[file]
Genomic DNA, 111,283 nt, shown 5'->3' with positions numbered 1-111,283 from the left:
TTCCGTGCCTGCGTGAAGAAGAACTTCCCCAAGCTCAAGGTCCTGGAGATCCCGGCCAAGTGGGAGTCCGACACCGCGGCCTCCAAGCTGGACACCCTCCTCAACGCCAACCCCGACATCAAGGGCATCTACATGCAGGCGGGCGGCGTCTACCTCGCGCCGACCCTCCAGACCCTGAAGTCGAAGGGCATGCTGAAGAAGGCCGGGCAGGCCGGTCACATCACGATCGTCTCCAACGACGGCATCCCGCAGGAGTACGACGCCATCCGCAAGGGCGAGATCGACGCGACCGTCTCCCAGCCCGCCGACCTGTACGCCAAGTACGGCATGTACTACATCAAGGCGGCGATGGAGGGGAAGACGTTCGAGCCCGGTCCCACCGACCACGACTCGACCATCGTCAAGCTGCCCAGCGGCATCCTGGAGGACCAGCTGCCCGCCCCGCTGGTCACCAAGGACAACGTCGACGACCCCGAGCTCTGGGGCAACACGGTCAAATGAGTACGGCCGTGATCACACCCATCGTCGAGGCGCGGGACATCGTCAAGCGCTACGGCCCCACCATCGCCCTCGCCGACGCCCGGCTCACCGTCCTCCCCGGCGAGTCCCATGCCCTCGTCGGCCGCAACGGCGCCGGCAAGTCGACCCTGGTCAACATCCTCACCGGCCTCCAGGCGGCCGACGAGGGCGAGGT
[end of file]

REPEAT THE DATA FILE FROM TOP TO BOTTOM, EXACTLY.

Genomic DNA, 111,283 nt, shown 5'->3' with positions numbered 1-111,283 from the left:
TTCCGTGCCTGCGTGAAGAAGAACTTCCCCAAGCTCAAGGTCCTGGAGATCCCGGCCAAGTGGGAGTCCGACACCGCGGCCTCCAAGCTGGACACCCTCCTCAACGCCAACCCCGACATCAAGGGCATCTACATGCAGGCGGGCGGCGTCTACCTCGCGCCGACCCTCCAGACCCTGAAGTCGAAGGGCATGCTGAAGAAGGCCGGGCAGGCCGGTCACATCACGATCGTCTCCAACGACGGCATCCCGCAGGAGTACGACGCCATCCGCAAGGGCGAGATCGACGCGACCGTCTCCCAGCCCGCCGACCTGTACGCCAAGTACGGCATGTACTACATCAAGGCGGCGATGGAGGGGAAGACGTTCGAGCCCGGTCCCACCGACCACGACTCGACCATCGTCAAGCTGCCCAGCGGCATCCTGGAGGACCAGCTGCCCGCCCCGCTGGTCACCAAGGACAACGTCGACGACCCCGAGCTCTGGGGCAACACGGTCAAATGAGTACGGCCGTGATCACACCCATCGTCGAGGCGCGGGACATCGTCAAGCGCTACGGCCCCACCATCGCCCTCGCCGACGCCCGGCTCACCGTCCTCCCCGGCGAGTCCCATGCCCTCGTCGGCCGCAACGGCGCCGGCAAGTCGACCCTGGTCAACATCCTCACCGGCCTCCAGGCGGCCGACGAGGGCGAGGT